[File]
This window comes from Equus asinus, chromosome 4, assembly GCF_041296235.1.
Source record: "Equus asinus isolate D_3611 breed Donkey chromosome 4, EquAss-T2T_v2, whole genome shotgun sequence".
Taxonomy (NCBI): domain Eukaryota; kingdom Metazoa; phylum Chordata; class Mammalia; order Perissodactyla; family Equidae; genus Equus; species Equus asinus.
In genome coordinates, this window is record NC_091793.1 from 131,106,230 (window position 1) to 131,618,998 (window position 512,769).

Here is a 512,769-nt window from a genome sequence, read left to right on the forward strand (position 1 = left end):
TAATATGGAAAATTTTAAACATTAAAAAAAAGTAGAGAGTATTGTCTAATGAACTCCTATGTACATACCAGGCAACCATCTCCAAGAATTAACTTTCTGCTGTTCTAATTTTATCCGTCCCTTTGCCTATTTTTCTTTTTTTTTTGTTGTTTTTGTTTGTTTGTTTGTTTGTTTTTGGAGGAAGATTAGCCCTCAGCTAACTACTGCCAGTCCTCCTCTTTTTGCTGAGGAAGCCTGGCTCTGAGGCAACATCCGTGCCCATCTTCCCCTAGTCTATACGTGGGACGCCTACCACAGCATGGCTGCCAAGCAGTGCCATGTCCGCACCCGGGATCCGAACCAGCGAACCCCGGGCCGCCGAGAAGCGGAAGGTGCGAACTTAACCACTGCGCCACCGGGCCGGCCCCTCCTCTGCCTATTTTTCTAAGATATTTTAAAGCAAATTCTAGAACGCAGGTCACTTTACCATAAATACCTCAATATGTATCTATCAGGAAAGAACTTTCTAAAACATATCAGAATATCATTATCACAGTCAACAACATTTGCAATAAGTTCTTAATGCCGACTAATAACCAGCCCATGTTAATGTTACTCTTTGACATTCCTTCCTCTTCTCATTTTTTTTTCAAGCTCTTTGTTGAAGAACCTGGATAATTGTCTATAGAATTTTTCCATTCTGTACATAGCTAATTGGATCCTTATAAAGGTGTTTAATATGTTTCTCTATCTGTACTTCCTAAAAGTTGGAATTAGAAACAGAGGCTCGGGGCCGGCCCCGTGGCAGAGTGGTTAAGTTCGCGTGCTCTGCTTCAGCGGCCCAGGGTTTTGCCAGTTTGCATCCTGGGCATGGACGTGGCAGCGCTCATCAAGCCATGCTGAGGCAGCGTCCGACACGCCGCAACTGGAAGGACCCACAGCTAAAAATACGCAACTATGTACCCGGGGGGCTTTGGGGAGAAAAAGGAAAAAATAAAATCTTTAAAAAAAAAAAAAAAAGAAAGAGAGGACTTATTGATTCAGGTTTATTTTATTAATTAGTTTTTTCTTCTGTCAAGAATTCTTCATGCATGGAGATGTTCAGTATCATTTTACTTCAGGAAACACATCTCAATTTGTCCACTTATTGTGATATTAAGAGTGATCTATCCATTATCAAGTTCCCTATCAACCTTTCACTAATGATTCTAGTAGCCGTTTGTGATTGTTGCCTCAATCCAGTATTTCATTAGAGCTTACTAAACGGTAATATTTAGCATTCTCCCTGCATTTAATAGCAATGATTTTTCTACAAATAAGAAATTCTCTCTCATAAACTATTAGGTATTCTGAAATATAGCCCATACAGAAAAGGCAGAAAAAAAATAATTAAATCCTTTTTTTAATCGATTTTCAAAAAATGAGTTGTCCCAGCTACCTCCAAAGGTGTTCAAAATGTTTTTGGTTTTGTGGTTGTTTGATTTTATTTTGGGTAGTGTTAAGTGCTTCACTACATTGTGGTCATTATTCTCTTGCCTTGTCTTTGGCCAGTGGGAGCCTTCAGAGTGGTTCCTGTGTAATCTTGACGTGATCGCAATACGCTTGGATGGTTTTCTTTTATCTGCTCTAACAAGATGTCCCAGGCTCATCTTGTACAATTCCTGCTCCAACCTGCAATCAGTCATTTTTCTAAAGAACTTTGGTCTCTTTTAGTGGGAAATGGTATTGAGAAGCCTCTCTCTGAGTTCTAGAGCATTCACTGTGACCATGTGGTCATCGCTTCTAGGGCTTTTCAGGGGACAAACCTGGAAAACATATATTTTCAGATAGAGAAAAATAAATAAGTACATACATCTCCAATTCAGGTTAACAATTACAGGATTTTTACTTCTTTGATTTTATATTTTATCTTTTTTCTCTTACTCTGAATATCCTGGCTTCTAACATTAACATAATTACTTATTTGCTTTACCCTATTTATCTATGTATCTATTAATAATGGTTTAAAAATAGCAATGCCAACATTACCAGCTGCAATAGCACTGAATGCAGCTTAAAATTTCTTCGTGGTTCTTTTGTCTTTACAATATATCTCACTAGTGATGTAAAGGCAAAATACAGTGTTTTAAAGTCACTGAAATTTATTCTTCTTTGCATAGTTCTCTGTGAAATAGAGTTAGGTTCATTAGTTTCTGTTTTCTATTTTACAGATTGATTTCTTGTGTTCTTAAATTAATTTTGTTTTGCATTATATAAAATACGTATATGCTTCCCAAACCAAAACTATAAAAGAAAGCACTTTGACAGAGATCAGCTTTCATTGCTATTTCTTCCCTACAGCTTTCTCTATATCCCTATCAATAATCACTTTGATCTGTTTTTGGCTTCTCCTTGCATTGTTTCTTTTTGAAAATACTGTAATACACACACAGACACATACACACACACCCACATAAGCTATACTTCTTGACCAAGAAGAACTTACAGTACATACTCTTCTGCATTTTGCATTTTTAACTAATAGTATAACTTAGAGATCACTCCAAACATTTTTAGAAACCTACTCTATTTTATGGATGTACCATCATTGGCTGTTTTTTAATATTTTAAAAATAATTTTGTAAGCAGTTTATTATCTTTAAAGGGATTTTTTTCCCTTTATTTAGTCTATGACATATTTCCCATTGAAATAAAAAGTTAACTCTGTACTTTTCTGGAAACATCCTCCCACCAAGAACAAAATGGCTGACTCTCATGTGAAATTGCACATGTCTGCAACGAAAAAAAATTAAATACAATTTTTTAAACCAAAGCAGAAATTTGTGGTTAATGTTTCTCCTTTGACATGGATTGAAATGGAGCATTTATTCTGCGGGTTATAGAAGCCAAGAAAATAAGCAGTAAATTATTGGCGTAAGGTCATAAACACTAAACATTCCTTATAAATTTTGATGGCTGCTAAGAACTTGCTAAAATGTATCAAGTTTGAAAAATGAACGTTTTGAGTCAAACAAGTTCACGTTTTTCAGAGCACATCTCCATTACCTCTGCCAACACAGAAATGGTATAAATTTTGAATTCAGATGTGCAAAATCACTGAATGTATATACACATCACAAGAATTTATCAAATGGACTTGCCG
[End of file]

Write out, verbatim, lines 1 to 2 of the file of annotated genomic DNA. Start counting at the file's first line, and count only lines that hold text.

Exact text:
This window comes from Equus asinus, chromosome 4, assembly GCF_041296235.1.
Source record: "Equus asinus isolate D_3611 breed Donkey chromosome 4, EquAss-T2T_v2, whole genome shotgun sequence".